The Borromeo String Quartet got out of blizzard-bound Boston to make their January 24 concert in Pinehurst’s Owens Auditorium by driving to Hartford, Connecticut, to find an open airport. Their alert and engaging performances for the Classical Concert Series belied their chaotic day.

Many big name ensembles rush through classical composers, playing them with showy technique but skimming over the deeper meanings and instrumental relationships that are naturally revealed when melodic lines are given “breathing room.” Listening to the Borromeo’s playing of Haydn’s Quartet in E-flat, Op. 64/6, was like eavesdropping on an intimate conversation among four friends. Despite exploiting quieter dynamics, all four parts were clear and in perfect balance. Intonation was closely matched, as was the phrasing, and the interpretation was a model of classical style. Haydn’s humor was fully brought out in the fast concluding movement without any heavy highlighting.

Ever time I hear a new work (or a repeat of an earlier one) by Argentinean composer Osvaldo Golijov, I become more convinced that he is one of the finest contemporary composers. His musical vernacular draws upon his Jewish heritage (klezmer), his Argentinean heritage (tango), and an eclectic palette of “World Music,” and it has an immediate resonance with audiences, much like Bach, Beethoven and Dvorák’s works do.

CVNC reviewed the world premiere of Golijov’s Tenebrae at the 2002 Spoleto Festival USA; it was commissioned by Charles Wadsworth and was originally scored for soprano, clarinet, and string quartet. The Borromeo played the composer’s arrangement for string quartet, which ought to give it wider exposure. Golijov was inspired by the juxtaposition of a new wave of violence that had begun in Israel and the view of the Earth as a beautiful blue dot in space that he had seen in a planetarium in September 2000. Haunting melodies from Couperin’s Troisieme Leçon de Tenebrae along with melismatic treatment of the Hebrew alphabet are melded into the meditative score. The soprano and clarinet parts have been subsumed into the standard quartet, mostly into the first violin and cello parts, although I thought I detected a bit of the clarinet line in the viola part. The austere low notes of the cello and the viola in opening and closing suggest the sound-world of a viol consort. A slow chant-like cello line is set against a faster but delicate repeated pattern of the viola that fleetingly suggests Phillip Glass. In brief comments, Nicholas Kitchen drew attention to “the most cosmic part” of the piece in which the three higher string parts are marked in the score, “Like tropical frogs.” A heartfelt cello melody hovers above the quivering strings. It is hard to imagine a more committed performance than that given by the Borromeo Quartet.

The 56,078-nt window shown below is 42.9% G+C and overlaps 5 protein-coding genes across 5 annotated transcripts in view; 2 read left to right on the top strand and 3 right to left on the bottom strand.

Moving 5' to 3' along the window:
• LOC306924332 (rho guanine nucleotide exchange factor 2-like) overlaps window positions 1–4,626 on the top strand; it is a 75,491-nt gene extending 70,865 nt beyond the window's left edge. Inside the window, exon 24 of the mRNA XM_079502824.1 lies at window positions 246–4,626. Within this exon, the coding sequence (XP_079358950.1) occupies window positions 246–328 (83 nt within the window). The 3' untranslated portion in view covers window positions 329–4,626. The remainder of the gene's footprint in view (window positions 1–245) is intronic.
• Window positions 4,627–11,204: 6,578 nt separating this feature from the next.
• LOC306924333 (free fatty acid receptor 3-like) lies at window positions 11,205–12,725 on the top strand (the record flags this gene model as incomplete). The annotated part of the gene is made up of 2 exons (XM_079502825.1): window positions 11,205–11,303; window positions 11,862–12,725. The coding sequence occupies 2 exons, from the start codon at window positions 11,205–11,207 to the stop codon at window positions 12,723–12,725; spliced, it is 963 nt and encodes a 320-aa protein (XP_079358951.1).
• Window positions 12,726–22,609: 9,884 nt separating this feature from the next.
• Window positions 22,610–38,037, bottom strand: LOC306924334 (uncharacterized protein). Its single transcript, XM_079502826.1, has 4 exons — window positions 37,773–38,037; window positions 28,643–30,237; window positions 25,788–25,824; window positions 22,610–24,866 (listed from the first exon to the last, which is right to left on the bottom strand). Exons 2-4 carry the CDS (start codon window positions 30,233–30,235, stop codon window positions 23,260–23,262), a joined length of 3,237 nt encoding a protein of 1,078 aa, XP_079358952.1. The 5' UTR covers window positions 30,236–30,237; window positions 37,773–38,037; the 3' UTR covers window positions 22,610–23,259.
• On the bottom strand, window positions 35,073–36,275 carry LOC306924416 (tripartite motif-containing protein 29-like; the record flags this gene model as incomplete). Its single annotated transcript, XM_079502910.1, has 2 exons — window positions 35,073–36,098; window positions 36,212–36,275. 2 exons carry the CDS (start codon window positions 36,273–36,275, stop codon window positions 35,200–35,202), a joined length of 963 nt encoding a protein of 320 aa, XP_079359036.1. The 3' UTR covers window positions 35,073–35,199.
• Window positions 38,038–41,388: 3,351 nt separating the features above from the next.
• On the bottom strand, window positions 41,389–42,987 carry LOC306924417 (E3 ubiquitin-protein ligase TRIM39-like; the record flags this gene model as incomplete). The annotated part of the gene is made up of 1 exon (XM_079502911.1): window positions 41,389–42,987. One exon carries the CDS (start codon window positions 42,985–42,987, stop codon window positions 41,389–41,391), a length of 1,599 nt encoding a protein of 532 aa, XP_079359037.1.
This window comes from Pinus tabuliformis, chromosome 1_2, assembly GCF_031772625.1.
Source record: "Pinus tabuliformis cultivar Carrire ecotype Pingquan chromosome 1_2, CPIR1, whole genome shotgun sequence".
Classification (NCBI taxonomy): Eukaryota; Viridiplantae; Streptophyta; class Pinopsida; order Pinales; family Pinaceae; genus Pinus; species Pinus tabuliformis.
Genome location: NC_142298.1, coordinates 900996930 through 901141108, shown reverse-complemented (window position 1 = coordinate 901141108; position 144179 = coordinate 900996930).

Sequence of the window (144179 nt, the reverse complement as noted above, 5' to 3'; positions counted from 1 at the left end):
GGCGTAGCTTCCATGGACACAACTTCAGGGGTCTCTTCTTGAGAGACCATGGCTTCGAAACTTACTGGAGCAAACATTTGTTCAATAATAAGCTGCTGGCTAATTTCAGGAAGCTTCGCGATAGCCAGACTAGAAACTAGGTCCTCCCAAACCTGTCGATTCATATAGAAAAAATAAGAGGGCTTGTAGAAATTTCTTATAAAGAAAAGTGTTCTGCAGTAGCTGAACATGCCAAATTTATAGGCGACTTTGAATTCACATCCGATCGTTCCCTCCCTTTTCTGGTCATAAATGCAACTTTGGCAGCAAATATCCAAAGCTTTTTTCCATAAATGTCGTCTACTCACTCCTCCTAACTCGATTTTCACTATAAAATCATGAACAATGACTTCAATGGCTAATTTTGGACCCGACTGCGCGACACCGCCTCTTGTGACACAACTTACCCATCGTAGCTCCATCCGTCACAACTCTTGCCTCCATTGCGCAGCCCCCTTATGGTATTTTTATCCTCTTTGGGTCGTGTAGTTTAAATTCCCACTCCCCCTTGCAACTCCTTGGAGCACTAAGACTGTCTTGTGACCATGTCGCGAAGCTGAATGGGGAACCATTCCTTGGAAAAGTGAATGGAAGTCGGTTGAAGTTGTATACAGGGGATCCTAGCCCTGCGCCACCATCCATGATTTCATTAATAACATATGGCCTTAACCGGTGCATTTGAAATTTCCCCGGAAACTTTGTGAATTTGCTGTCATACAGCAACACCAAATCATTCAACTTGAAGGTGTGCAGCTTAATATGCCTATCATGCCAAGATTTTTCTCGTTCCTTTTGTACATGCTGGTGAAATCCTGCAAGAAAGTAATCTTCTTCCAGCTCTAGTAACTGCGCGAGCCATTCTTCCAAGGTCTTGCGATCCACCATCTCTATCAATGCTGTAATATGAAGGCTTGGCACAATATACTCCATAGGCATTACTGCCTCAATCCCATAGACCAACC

Music addicts and critics can hardly get through a concert season without several performances of Schubert’s beloved Quartet No. 14, in d minor, D.810 (“Death and the Maiden”). In a jaundiced mood at the prospect of hearing it yet again on the 1991 Spoleto Festival U.S.A, I had my resentment blow away by a riveting performance by the Borromeo Quartet in their first appearance at the festival. The years since may have slightly softened the edges but there was no trace of the routine in the ensemble’s Pinehurst performance. The melodies were allowed to unfold naturally, the bold opening was not overwrought, and the famous variation movement was particularly engaging. The warm and deeply involving reading brought the audience to its feet. CD sales were brisk, and many will probably consider ordering the concert on the ensemble’s “Living Archive” series.